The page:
April 20, 2013   Current Site Visitors -> web tracker

Border Security for Dummies
Spencer spells it out
Glenn Spencer -- American Border Patrol -- April 20   
    A couple of days ago I laid out a simple plan for securing the border. It turns out it was too simple because some didn't understand it. One even said that the Sonic Barrier couldn't be installed on Indian Reservation land. This is not true. In fact, the federal government has already constructed vehicle barriers on the border adjacent to Indian Reservations (see map).
    Moreover the Roosevelt Easement allows the federal government access to 60 of the border with Mexico. This is from a GAO report: "The land where this fencing was built has been publicly owned since 1907 when President Theodore Roosevelt reserved a 60-foot strip along the international boundary with Mexico for the United States to maintain the area free from obstructions as a protection against the smuggling of goods between the United States and Mexico. In effect, the Roosevelt easement provided the federal government with a 60-foot border right-of-way on which it could build the fence."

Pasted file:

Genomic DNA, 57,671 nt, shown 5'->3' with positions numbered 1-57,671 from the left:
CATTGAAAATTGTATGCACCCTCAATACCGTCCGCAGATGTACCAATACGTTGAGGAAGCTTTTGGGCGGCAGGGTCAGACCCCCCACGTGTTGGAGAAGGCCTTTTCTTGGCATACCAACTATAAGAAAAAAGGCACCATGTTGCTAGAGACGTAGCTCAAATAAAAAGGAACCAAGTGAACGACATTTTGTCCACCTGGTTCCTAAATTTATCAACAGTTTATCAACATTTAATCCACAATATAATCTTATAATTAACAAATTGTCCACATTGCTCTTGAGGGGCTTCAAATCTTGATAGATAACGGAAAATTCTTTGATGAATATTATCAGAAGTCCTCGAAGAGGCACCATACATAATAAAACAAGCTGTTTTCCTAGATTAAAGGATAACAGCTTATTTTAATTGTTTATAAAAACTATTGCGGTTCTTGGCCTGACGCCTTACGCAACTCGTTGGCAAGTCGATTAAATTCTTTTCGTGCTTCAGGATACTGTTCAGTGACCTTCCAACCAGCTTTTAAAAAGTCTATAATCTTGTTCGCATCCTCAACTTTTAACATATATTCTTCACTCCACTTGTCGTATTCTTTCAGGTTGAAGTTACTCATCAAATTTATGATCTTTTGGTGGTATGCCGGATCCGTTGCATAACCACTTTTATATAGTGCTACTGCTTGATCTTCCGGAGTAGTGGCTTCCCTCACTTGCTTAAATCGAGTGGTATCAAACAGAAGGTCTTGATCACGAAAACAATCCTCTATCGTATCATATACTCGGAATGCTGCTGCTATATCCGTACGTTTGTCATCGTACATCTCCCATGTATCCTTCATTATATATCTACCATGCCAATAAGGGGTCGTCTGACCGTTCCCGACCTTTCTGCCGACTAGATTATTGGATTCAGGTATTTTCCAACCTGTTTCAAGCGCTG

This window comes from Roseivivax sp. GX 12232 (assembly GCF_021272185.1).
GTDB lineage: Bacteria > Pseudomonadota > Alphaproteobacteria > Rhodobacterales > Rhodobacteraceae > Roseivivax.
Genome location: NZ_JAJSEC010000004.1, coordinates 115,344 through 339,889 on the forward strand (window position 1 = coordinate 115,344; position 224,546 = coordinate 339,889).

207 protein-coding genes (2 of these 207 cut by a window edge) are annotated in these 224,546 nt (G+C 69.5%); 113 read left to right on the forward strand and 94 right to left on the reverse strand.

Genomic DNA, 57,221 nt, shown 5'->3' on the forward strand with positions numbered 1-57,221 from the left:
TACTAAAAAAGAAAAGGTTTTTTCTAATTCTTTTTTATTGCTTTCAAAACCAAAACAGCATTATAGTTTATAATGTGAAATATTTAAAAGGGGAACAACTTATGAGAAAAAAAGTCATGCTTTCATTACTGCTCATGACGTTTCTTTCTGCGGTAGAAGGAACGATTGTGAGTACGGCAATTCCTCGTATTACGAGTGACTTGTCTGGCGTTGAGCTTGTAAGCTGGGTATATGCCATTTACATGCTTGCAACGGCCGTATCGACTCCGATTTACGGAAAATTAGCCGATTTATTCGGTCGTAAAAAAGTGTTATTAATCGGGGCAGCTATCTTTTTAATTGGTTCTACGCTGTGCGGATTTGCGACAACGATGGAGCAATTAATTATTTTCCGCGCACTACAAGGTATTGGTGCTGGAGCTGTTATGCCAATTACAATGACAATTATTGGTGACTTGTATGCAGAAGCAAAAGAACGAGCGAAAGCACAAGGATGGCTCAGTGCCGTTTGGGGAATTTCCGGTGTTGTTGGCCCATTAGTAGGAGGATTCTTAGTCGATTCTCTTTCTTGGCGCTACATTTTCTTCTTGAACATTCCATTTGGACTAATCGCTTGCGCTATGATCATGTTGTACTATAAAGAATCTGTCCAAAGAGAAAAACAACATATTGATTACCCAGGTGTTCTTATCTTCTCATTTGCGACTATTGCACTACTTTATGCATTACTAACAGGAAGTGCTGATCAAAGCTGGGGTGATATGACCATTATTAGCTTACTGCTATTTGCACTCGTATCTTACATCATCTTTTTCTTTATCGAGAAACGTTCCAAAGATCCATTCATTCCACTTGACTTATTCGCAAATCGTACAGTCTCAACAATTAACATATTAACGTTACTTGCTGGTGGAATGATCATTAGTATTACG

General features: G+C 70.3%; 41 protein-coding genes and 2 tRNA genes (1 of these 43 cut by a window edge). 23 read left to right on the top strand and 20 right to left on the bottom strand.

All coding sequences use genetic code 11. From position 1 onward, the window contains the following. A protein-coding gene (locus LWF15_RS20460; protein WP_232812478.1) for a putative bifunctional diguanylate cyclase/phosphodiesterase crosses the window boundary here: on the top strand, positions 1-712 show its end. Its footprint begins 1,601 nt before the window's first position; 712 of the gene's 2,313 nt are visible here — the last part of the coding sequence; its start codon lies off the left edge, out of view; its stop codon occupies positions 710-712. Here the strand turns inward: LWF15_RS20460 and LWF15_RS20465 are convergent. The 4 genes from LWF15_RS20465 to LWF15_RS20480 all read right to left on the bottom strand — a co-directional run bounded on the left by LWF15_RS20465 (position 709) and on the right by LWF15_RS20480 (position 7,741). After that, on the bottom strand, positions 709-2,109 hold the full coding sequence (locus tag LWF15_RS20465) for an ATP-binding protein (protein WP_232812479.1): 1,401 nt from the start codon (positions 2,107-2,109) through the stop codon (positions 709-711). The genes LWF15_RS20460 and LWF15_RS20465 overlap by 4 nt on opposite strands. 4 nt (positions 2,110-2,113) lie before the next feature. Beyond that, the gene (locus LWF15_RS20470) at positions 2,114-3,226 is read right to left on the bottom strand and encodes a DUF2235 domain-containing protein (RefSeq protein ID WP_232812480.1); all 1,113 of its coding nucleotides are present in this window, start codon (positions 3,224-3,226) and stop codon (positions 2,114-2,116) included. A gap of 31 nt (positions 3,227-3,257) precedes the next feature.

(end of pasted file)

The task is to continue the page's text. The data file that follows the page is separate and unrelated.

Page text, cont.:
The federal government has the power to construct a fence along the border to protect the United States. In fact, in 2008 DHS Secretary Chertoff issued a waiver "to bypass environmental reviews to speed construction of fencing along the Mexican border." (NY Times)
    To avoid any further misunderstanding about my border security proposals, I have fleshed them out a little more. See "How Border Security Can Work." Please read it carefully.

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